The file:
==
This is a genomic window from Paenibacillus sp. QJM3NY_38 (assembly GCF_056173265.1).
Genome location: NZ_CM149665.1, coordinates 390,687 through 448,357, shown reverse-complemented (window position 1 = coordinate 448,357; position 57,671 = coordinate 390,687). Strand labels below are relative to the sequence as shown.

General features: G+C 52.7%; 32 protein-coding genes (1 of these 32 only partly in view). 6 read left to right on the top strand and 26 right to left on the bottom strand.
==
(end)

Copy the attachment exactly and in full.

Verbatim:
This is a genomic window from Paenibacillus sp. QJM3NY_38 (assembly GCF_056173265.1).
Genome location: NZ_CM149665.1, coordinates 390,687 through 448,357, shown reverse-complemented (window position 1 = coordinate 448,357; position 57,671 = coordinate 390,687). Strand labels below are relative to the sequence as shown.

General features: G+C 52.7%; 32 protein-coding genes (1 of these 32 only partly in view). 6 read left to right on the top strand and 26 right to left on the bottom strand.